The Brexit generation must fight for a tolerant, open Britain.
Recently I was asked to judge at a prestigious private school debating competition in the wealthy suburbs of Delhi. The topic? The effects of Brexit on Europe and India. The school’s logic: this recently-graduated Brit working in India must know a thing or two.
With the typical panache of the Indian elite, sixth-formers lined up to argue the pros and cons of Brexit. One particularly erudite girl stood out. Acknowledging Brexit’s immediate negative economic impact, she argued forcibly that Britain had always been a global, cosmopolitan country, and that it always would be. For her, Brexit presented an opportunity for a golden era of cooperation between young Indians and Brits.
Like many of my generation I must confess that I felt a genuine sense of loss on the 24 of June. I felt that umpteen opportunities to live, work and study abroad had been stolen from me, that British cosmopolitanism had suffered a terrible blow. But somehow the optimism of a well-educated teenager on the far side of the world bolstered my spirits.
Of course, she was right. As a generation, we can’t afford to be shrill or hysterical. Young Brits’ potential for an international, cosmopolitan life did not die with the Brexit vote.
For those already living in Europe, the practical outcome of any negotiations, be they “hard” or “soft”, will most probably be a simple EU visa application. The vast majority of which will be accepted without the bat of a continental eyelid. Put simply, Europe cannot afford to expunge young Brits from the continent. There will be no iron curtain; it won’t suddenly become impossible to do a Masters in Amsterdam, live in Berlin and retire to Spain. There may be some punishment for Britain exiting the EU. But for all their hard talk, no one, least of all the French, can afford to use the guillotine.
Yes, young people will lose their automatic right to live and work in Europe. But the option will still be there for anyone with the drive and desire to do so – something which the UK government must work hard to ensure.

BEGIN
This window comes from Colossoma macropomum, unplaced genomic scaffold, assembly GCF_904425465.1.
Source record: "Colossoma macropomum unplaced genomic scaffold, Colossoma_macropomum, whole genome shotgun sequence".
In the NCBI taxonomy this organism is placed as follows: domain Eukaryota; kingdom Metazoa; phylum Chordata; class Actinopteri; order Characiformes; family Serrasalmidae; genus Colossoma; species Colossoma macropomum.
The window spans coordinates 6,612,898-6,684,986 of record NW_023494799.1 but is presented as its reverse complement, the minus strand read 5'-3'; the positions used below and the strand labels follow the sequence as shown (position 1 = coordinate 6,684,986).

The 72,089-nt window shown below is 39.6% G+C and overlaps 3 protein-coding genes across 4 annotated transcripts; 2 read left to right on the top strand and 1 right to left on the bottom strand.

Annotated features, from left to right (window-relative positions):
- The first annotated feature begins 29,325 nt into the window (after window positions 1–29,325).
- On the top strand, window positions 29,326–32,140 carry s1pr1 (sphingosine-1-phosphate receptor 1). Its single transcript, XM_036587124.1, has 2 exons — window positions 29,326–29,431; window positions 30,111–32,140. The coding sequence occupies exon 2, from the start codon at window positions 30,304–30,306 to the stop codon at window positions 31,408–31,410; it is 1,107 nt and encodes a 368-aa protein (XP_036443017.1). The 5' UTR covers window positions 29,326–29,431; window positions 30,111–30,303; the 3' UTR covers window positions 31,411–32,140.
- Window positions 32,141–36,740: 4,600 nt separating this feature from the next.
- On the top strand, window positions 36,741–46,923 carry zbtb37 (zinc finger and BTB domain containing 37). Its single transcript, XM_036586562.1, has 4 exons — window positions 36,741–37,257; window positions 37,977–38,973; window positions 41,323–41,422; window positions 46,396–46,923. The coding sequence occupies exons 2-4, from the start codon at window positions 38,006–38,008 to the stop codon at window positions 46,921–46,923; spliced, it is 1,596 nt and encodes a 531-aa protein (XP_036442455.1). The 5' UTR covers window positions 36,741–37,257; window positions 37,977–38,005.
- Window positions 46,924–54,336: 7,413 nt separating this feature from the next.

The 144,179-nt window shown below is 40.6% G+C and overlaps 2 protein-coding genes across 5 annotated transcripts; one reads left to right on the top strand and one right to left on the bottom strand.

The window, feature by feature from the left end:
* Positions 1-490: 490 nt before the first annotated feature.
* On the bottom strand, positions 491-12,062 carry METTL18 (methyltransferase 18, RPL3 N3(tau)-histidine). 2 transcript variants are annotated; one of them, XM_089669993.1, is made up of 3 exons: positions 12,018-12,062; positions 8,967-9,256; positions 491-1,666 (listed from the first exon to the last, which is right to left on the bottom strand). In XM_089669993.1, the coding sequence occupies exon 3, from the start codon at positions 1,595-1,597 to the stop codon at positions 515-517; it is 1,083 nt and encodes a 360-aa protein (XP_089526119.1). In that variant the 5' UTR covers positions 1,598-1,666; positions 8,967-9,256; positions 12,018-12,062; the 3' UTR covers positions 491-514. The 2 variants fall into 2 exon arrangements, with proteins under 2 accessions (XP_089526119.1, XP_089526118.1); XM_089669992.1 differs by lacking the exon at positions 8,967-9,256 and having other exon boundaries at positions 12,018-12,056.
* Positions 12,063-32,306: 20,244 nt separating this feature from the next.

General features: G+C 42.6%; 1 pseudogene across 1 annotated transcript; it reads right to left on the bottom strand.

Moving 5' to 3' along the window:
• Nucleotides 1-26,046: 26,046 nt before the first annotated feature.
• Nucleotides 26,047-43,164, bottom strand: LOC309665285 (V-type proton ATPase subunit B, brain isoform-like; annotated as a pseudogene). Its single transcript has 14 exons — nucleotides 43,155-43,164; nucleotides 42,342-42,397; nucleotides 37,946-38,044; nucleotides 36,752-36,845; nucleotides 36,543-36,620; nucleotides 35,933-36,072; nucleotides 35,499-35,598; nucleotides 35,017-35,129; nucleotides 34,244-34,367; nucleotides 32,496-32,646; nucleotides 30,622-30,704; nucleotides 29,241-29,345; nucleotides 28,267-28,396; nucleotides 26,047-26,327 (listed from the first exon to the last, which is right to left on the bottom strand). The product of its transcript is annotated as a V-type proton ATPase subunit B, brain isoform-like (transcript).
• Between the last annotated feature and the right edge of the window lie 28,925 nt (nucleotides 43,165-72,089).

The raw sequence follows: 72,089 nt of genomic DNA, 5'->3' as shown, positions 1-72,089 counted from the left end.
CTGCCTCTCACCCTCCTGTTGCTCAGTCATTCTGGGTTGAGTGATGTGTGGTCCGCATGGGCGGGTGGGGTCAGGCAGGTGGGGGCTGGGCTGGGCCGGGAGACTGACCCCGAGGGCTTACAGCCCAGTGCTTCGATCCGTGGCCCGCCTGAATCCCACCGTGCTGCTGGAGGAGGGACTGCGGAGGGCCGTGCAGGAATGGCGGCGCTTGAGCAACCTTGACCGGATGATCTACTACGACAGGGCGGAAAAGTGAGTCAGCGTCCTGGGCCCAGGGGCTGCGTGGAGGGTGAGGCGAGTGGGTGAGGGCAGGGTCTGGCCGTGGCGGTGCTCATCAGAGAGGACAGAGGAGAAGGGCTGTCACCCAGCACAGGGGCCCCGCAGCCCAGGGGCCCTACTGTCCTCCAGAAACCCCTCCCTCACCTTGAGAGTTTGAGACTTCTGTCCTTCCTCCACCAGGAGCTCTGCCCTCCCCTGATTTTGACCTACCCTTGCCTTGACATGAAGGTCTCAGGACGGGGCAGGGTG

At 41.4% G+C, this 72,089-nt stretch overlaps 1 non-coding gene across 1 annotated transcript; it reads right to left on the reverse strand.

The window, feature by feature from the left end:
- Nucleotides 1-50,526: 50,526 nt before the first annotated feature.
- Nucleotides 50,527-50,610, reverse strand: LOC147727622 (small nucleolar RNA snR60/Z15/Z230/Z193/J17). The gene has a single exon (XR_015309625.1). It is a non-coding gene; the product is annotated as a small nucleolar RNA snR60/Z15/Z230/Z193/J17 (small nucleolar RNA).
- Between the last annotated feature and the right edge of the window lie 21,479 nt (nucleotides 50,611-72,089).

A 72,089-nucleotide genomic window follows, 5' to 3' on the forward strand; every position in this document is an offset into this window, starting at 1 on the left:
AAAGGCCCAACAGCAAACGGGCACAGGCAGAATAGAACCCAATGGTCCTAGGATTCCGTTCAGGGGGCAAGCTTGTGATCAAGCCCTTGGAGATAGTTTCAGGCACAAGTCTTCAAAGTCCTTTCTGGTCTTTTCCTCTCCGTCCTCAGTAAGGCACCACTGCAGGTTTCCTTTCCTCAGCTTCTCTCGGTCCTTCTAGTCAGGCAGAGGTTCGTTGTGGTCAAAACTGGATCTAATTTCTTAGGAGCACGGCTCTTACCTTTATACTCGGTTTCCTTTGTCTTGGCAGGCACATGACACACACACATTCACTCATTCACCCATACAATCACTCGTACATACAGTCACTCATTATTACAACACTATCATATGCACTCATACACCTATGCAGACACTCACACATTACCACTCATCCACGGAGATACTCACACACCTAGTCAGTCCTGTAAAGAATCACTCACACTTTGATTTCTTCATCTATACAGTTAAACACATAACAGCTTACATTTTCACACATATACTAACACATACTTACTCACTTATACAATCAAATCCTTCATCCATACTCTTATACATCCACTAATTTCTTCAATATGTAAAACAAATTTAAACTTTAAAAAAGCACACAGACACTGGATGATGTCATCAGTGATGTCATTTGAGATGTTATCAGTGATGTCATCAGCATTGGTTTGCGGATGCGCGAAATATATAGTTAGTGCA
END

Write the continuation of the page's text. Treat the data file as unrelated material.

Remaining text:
Meanwhile, there are many other countries we will be “forced” to consider once the comfort of absolute free movement around the EU is removed. Indeed, we must look forward. The world is on the move with or without us. Cities are booming with growth rates barely comprehensible to European minds so used to near-stagnation. Vast swathes of the world’s population are tumbling head over heel into a thriving global middle-class.
From Cape Town to Buenos Aires, from Mumbai to Hong Kong and Ho Chi Minh, never before has the world been so rich and accessible. Never before have young Brits been so well placed to engage and learn from it.
A British passport will remain a powerful asset to any young person wishing to live and work abroad. With their natural fluency in the world’s international language, English, and a high degree of education and skills, young Brits will remain highly desirable for immigration departments everywhere.
Of course, in a time when we run the risk of closing ourselves off, the government must do everything in its power to prevent isolationism and give the youth international experience. More funding must be made available for international internships and for small businesses looking to expand overseas. Where possible, travel and working visa applications must be streamlined.
Organisations like the International Citizens’ Service and the British Council are more important now than ever before and must be strengthened. Erasmus – which gives UK students opportunities to study across Europe – must be safeguarded. These schemes are a drop in the ocean for the Treasury, but of immense cultural importance.
We must not fool ourselves. As a society there are some incredibly serious issues we need to face up to. The recent spate of xenophobic attacks represents the worst elements of British culture. It is right to be cautious. But the bile emitted in the face of several haggard-looking child refugees is poisonous at best; we cannot let our great culture of liberalism and tolerance be replaced by primitive atavism and ignorance.
Whether it be in online, on the bus, or down the pub, if we are to remain a free, liberal and open society these elements must be fought with every fibre of our being. We must open ourselves up to a brave new world.
Photo Credit: Matt Cardy/ 2016 Getty Images